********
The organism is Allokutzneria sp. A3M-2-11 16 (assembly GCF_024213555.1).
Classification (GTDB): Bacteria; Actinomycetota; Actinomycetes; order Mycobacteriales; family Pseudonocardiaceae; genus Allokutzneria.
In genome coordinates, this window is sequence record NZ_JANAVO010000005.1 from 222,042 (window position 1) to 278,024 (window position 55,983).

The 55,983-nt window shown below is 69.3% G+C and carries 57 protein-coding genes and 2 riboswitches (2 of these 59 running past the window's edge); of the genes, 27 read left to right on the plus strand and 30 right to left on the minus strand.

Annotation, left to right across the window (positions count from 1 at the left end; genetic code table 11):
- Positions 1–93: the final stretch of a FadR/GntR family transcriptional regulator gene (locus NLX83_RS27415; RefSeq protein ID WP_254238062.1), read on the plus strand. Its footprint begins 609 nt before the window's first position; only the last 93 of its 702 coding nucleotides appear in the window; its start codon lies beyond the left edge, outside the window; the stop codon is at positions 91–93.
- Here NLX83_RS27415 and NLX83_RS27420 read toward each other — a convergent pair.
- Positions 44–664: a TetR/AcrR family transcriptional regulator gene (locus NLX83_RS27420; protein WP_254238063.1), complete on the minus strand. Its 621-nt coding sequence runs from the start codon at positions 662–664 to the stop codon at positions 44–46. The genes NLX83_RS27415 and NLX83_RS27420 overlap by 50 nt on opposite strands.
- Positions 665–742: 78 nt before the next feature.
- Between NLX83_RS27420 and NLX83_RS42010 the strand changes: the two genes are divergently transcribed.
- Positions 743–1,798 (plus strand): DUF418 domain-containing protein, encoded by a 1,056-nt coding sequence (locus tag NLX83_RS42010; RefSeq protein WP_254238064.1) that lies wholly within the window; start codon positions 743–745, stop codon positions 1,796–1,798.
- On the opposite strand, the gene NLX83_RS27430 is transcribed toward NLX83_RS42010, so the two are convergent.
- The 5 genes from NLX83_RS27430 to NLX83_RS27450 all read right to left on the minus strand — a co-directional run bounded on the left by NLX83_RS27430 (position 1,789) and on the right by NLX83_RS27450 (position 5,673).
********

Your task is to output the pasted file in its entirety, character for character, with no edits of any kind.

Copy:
The organism is Allokutzneria sp. A3M-2-11 16 (assembly GCF_024213555.1).
Classification (GTDB): Bacteria; Actinomycetota; Actinomycetes; order Mycobacteriales; family Pseudonocardiaceae; genus Allokutzneria.
In genome coordinates, this window is sequence record NZ_JANAVO010000005.1 from 222,042 (window position 1) to 278,024 (window position 55,983).

The 55,983-nt window shown below is 69.3% G+C and carries 57 protein-coding genes and 2 riboswitches (2 of these 59 running past the window's edge); of the genes, 27 read left to right on the plus strand and 30 right to left on the minus strand.

Annotation, left to right across the window (positions count from 1 at the left end; genetic code table 11):
- Positions 1–93: the final stretch of a FadR/GntR family transcriptional regulator gene (locus NLX83_RS27415; RefSeq protein ID WP_254238062.1), read on the plus strand. Its footprint begins 609 nt before the window's first position; only the last 93 of its 702 coding nucleotides appear in the window; its start codon lies beyond the left edge, outside the window; the stop codon is at positions 91–93.
- Here NLX83_RS27415 and NLX83_RS27420 read toward each other — a convergent pair.
- Positions 44–664: a TetR/AcrR family transcriptional regulator gene (locus NLX83_RS27420; protein WP_254238063.1), complete on the minus strand. Its 621-nt coding sequence runs from the start codon at positions 662–664 to the stop codon at positions 44–46. The genes NLX83_RS27415 and NLX83_RS27420 overlap by 50 nt on opposite strands.
- Positions 665–742: 78 nt before the next feature.
- Between NLX83_RS27420 and NLX83_RS42010 the strand changes: the two genes are divergently transcribed.
- Positions 743–1,798 (plus strand): DUF418 domain-containing protein, encoded by a 1,056-nt coding sequence (locus tag NLX83_RS42010; RefSeq protein WP_254238064.1) that lies wholly within the window; start codon positions 743–745, stop codon positions 1,796–1,798.
- On the opposite strand, the gene NLX83_RS27430 is transcribed toward NLX83_RS42010, so the two are convergent.
- The 5 genes from NLX83_RS27430 to NLX83_RS27450 all read right to left on the minus strand — a co-directional run bounded on the left by NLX83_RS27430 (position 1,789) and on the right by NLX83_RS27450 (position 5,673).